We all have a story. Sometimes our stories can be littered with mistakes and shame. Sometimes they can be full of life, purpose, meaning, and joyful moments. Sometimes they can be dark, scary, and traumatic. They can be short or long, deep or shallow.There is a great emphasis in many therapeutic settings today on sharing your story. This is (in its most ethical fashion) to help you, not to hurt you. To revisit your story may seem unnecessary to you, or maybe even counterproductive. You may even quote something like, “Forget the former things. Behold, I am doing a new thing” (Isaiah 43:18-19).
Of course, it is up to you whether you revisit the past, but if you are struggling with symptoms of your past trauma, the hurt of a former betrayal, or shame from an old sin, among other things, then you may find it to be therapeutic and restorative to revisit your story. That look at the past may be exactly what you need to move forward with purpose, confidence, and healing.
It seems appropriate to meditate on Psalm 139:1-16 to see where you fit in God’s story:
O Lord, you have searched me and known me!
You know when I sit down and when I rise up;
You discern my thoughts from afar.
You search out my path and my lying down
And are acquainted with all of my ways.
Even before a word is on my tongue,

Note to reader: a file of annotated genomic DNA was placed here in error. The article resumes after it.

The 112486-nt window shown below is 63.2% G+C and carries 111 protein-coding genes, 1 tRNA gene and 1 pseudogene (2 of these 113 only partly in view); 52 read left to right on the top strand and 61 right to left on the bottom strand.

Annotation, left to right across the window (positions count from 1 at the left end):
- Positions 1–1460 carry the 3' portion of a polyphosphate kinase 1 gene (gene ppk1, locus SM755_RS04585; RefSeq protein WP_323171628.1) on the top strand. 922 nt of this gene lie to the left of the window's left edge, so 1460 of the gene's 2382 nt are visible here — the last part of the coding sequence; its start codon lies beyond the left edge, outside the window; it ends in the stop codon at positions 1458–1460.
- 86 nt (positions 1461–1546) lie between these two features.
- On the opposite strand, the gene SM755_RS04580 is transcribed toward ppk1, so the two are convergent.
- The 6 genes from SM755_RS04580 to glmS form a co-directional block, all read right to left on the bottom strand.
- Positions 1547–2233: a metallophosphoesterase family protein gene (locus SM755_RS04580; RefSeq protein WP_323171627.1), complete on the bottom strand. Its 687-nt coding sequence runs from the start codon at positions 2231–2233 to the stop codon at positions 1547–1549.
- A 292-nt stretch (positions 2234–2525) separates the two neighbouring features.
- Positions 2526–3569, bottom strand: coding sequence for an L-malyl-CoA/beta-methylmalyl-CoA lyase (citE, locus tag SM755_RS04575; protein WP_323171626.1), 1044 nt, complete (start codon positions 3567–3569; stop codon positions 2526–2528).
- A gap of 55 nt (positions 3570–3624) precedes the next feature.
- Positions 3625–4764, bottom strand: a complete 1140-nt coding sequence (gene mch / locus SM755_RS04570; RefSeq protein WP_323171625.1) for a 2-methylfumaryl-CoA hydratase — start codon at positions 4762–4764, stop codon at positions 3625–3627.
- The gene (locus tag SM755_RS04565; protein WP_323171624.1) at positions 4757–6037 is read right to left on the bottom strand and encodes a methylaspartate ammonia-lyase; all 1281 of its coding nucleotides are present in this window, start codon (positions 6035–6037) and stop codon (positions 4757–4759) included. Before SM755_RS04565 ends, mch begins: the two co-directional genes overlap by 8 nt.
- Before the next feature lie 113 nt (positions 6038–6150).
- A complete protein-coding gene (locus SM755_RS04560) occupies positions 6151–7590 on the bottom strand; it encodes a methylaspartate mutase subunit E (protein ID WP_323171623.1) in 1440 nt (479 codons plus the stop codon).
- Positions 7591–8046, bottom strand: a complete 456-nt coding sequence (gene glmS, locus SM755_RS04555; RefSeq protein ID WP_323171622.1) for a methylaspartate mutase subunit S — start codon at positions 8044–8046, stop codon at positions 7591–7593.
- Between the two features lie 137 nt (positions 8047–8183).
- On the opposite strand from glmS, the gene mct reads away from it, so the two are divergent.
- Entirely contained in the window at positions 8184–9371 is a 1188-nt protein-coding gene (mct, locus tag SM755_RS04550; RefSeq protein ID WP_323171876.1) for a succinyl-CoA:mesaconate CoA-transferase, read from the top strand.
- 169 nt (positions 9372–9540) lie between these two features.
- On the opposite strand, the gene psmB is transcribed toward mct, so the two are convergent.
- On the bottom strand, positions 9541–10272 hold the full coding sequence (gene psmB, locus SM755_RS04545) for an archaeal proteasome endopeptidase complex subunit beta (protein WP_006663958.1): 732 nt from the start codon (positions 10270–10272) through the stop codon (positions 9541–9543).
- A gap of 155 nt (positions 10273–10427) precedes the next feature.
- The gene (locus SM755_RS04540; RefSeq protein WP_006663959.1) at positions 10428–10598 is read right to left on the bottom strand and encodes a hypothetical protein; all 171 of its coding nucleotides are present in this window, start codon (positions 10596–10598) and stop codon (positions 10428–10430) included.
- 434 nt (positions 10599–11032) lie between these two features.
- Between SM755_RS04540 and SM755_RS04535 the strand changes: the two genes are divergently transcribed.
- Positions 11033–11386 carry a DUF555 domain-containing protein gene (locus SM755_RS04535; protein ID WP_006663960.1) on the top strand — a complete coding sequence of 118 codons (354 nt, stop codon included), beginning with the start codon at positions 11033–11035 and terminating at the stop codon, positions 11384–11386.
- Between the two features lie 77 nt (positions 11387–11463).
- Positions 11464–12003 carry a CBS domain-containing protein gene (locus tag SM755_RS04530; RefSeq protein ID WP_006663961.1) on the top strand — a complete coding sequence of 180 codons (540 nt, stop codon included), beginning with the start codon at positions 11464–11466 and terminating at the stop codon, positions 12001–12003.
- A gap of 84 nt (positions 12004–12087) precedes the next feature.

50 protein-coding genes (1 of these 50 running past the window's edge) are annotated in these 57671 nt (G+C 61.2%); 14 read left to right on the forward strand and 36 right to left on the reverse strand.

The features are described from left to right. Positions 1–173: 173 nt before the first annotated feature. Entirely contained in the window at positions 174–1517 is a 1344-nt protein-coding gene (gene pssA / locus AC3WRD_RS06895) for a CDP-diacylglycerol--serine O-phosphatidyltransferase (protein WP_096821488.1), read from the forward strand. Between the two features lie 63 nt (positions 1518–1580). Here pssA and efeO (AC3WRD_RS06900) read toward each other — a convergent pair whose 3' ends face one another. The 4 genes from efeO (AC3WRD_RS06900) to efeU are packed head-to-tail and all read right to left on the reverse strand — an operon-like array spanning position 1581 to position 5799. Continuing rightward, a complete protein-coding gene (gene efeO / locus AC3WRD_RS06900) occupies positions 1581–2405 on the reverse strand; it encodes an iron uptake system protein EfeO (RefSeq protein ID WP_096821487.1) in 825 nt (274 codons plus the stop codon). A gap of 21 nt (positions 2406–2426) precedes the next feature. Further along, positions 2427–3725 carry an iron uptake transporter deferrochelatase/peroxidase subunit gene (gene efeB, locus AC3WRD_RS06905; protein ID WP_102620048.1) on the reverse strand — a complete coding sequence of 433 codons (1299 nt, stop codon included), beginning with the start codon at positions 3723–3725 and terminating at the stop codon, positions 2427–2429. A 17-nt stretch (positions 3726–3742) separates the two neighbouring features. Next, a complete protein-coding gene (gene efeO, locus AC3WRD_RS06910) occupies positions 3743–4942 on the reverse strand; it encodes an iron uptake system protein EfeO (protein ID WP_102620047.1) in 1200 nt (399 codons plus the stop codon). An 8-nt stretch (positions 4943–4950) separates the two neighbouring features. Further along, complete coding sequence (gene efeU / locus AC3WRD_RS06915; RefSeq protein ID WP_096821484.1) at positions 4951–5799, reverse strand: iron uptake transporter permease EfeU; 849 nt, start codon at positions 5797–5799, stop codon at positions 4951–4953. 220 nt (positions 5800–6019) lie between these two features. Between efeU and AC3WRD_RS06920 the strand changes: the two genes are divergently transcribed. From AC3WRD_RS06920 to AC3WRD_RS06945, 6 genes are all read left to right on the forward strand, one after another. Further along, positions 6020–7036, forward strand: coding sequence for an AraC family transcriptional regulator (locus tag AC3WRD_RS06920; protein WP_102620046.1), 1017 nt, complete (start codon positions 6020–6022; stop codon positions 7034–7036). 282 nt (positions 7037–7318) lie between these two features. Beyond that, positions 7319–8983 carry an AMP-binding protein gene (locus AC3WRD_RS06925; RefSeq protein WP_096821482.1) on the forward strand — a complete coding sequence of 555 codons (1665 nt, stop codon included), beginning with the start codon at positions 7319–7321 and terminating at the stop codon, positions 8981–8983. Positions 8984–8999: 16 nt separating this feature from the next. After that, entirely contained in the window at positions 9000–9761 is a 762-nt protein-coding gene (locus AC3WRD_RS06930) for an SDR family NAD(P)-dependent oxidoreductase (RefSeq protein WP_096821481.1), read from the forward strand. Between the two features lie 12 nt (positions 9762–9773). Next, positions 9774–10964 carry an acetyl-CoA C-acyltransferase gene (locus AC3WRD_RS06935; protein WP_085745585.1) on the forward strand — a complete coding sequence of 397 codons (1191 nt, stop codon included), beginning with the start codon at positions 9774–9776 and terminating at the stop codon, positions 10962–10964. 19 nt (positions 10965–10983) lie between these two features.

Behold, O Lord, you know it altogether.
You hem me in, behind and before,
And lay your hand on me.
Such knowledge is too wonderful for me;
It is high; I cannot attain it.
Where shall I go from your Spirit?
Or where shall I flee from your presence?
If I ascend to heaven, you are there!
If I make my bed in Sheol, you are there!
If I take the wings of the morning and
Dwell in the uttermost parts of the sea,
Even there your hand shall lead me,
And your right hand shall hold me.
If I say, “Surely the darkness shall cover me
And the light about me be night,”
Even the darkness is not dark to you;
The night is bright as the day,
For darkness is as light with you.
For you formed my inward parts;
You knitted me together in my mother’s womb.
I praise you, for I am fearfully and wonderfully made.
Wonderful are your works,
And my soul knows it very well.
My frame was not hidden from you,
When I was being made in secret,
Intricately woven in the depths of the earth.
You saw my unformed substance;
In your book were written, every one of them,
The days that were formed for me,
When as yet there were none of them.
No matter what has unfolded along the way in your story, you can be sure of one thing: God authored it. Scripture is clear on this. He knows you intimately – better than you know yourself. But He also knows that sometimes your story can keep you from being able to walk forward to where He is calling you to go. Your story can hinder or even paralyze you.
God authored your story, but the enemy has and will continue to do everything he can do to take and destroy it. He does this through traumatic experiences, temptations, sins, broken relationships, betrayals and hurts, mismanaged emotions, self-deprecating thoughts, and doubts about God. He has done his best to make his mark on your story.